It’s funny to think about how I used to pray as a child. I remember praying for others and, perhaps more embarrassing, praying for material items to magically appear in my room the next morning.
But now I think about how I don’t pray much, if at all anymore. I honestly can’t remember the last time I prayed. I’ve always been embarrassed to say the blessing at dinner because, truthfully, I don’t know what to say. I tend to ramble and repeat myself and pause for what seems like an eternity. I’m not sure why I have an aversion to this, but I would guess that it is rooted in a lack of confidence of my own personal spirituality.
I’ve been thinking about how to start this particular thread of thought in my mind over the past week or so, and it wasn’t until reading a few things (including this) that it finally clicked with me. I should write and learn about prayer. So I’ll start with this scripture from Matthew, and I should note that despite being the son of a preacher, I’ve never read the Bible from cover to cover. I was hardly a menace to society, but I never did engage myself as a kid or an adult to God’s word. Prayer became a distant childhood memory. Maybe more answers will present themselves in the coming days, but for now I can’t really explain why it never fully latched on. Here’s what Jesus says about prayer in Matthew 6: 5-15:
5 “When you pray, you are not to be like the hypocrites; for they love to stand and pray in the synagogues and on the street corners so that they may be seen by men. Truly I say to you, they have their reward in full.
6 “But you, when you pray, go into your inner room, close your door and pray to your Father who is in secret, and your Father who sees what is done in secret will reward you.
7 “And when you are praying, do not use meaningless repetition as the Gentiles do, for they suppose that they will be heard for their many words.
8 “So do not be like them; for your Father knows what you need before you ask Him.
9 “Pray, then, in this way:
‘Our Father who is in heaven,
Hallowed be Your name.
Your kingdom come.
Your will be done,
On earth as it is in heaven.
Give us this day our daily bread.
And forgive us our debts, as we also have forgiven our debtors.
And do not lead us into temptation, but deliver us from evil.
For if you forgive others for their transgressions, your heavenly Father will also forgive you.
But if you do not forgive others, then your Father will not forgive your transgressions.
That prayer and the article above will help me forgive an employee that really ticked me off yesterday. If I refuse to forgive that employee for making some comments intended to get under my skin, then God will not forgive me. That is powerful enough.
The restaurant business is not really a place where I find God present, but I know that it is what you make of it. I think of all the managers I’ve come into contact with. Not one of them strike me as spiritual in the least. The one guy that was spiritual no longer seems connected. That person wasn’t a manager then, but they are now. It can be a draining profession — both mentally and physically. It is probably more important than ever for me to root myself into prayer.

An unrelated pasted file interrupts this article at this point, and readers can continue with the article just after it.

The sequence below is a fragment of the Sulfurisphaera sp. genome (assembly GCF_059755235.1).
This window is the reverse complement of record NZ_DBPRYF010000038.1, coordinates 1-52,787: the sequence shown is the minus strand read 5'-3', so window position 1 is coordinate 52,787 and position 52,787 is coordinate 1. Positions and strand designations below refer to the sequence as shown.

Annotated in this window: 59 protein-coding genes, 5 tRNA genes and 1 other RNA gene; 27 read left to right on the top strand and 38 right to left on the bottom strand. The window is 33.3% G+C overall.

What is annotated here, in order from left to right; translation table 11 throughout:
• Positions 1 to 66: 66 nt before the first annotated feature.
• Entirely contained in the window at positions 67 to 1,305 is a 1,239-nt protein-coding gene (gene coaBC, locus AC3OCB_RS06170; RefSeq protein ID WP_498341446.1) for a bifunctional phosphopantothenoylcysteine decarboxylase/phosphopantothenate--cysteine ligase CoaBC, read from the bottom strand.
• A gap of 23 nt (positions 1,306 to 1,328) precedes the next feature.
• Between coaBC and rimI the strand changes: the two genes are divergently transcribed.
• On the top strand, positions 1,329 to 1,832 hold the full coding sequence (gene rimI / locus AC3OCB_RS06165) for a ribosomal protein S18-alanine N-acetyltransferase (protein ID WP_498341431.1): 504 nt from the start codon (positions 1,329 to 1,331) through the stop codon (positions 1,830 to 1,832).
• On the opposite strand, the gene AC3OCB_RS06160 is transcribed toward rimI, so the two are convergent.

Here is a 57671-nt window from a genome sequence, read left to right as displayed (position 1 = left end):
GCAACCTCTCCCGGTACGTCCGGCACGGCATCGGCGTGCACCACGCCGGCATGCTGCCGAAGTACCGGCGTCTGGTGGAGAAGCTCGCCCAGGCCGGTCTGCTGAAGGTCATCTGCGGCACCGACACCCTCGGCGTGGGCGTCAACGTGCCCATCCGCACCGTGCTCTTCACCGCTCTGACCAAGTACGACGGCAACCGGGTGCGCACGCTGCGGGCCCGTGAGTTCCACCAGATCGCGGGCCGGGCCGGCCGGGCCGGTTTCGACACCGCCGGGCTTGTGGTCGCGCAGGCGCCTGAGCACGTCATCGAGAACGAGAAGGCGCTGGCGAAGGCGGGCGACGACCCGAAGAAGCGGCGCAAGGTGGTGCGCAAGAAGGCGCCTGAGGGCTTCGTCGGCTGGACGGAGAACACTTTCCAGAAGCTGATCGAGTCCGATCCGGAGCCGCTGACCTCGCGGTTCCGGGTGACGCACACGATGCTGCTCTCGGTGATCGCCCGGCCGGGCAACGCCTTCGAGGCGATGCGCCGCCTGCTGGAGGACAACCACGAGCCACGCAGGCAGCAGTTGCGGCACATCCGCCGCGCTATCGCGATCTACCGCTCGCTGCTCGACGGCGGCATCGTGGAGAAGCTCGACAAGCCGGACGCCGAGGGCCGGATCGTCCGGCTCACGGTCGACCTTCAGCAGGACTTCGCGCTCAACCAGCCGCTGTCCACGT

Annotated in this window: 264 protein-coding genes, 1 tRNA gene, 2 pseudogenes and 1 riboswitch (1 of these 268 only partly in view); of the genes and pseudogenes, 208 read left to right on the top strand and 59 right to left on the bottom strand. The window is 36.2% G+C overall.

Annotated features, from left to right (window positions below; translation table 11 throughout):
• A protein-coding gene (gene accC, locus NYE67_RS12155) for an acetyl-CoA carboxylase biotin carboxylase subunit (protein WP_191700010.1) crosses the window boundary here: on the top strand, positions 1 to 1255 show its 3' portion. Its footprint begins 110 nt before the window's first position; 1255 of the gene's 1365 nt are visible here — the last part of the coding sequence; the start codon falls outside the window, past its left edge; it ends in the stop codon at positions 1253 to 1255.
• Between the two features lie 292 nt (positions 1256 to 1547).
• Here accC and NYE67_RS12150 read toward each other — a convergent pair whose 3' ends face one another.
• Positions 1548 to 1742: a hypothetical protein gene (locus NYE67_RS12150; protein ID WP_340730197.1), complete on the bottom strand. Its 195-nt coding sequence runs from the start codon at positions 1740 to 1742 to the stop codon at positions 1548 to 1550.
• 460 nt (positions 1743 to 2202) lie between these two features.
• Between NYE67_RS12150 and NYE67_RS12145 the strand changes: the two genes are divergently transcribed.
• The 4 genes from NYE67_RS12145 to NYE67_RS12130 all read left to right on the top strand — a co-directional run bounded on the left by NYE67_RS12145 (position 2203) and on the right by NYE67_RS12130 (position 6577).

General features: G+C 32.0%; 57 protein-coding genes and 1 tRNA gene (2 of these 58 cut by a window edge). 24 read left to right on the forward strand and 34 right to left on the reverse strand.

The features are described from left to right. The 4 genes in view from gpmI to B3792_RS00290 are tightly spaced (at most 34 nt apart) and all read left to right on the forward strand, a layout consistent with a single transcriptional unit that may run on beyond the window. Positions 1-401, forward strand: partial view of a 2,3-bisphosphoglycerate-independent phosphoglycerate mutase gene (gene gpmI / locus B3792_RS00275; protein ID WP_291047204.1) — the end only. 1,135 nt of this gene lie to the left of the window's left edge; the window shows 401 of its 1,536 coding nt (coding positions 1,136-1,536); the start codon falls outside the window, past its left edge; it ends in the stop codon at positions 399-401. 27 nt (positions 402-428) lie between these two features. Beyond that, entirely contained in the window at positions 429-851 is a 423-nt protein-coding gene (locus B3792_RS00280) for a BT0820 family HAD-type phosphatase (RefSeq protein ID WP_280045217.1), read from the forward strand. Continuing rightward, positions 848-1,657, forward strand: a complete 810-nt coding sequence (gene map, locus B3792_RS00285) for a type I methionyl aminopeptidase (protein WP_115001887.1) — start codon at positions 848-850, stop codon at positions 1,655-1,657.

If I don’t communicate with my wife for a day, what type of bearing does that have on our relationship? It damages it — and quickly at that. If communication is so important to a successful marriage, then why wouldn’t it be the same for a successful relationship with God? I don’t think it’s any different.
God also instructs us to pray.
“Keep watching and praying that you may not enter into temptation; the spirit is willing, but the flesh is weak.” — Matthew 26:41
The way to overcome temptations is to keep watch and pray. Temptations hit us where we are most vulnerable. We are foolish to think we can resist them alone. Prayer and a relationship with God strengthen our spiritual defenses.
Paul writes in Ephesians 6:18 that “With all prayer and petition pray at all times in the Spirit, and with this in view, be on the alert with all perseverance and petition for all the saints.” Pray at all times? How can we do that?
“One way is to make quick, brief prayers your habitual response to every situation you meet throughout the day. Another way is to order your life around God’s desires and teachings so that your very life becomes a prayer.”
I don’t have to go into solitude every time I want to pray. Make my life a continuous prayer to be a better follower of Christ. My study bible explains that “praying for all the saints” means praying for all the believers in Christ as well as the churches around the world.
Paul wrote this while in prison. He did not ask the Ephesians to pray for him to be freed, rather he continued to speak fearlessly about Christ. My study bible expands on this:
“Even as we pray for a change in our circumstances, we should also pray that God will accomplish his plan through us right where we are. Knowing God’s eternal purpose for us will help us through the difficult times.”
That reminds me of the stories of Abraham and Moses. Their undying devotion to God’s ultimate plan. It is truly admirable. Please leave your thoughts below.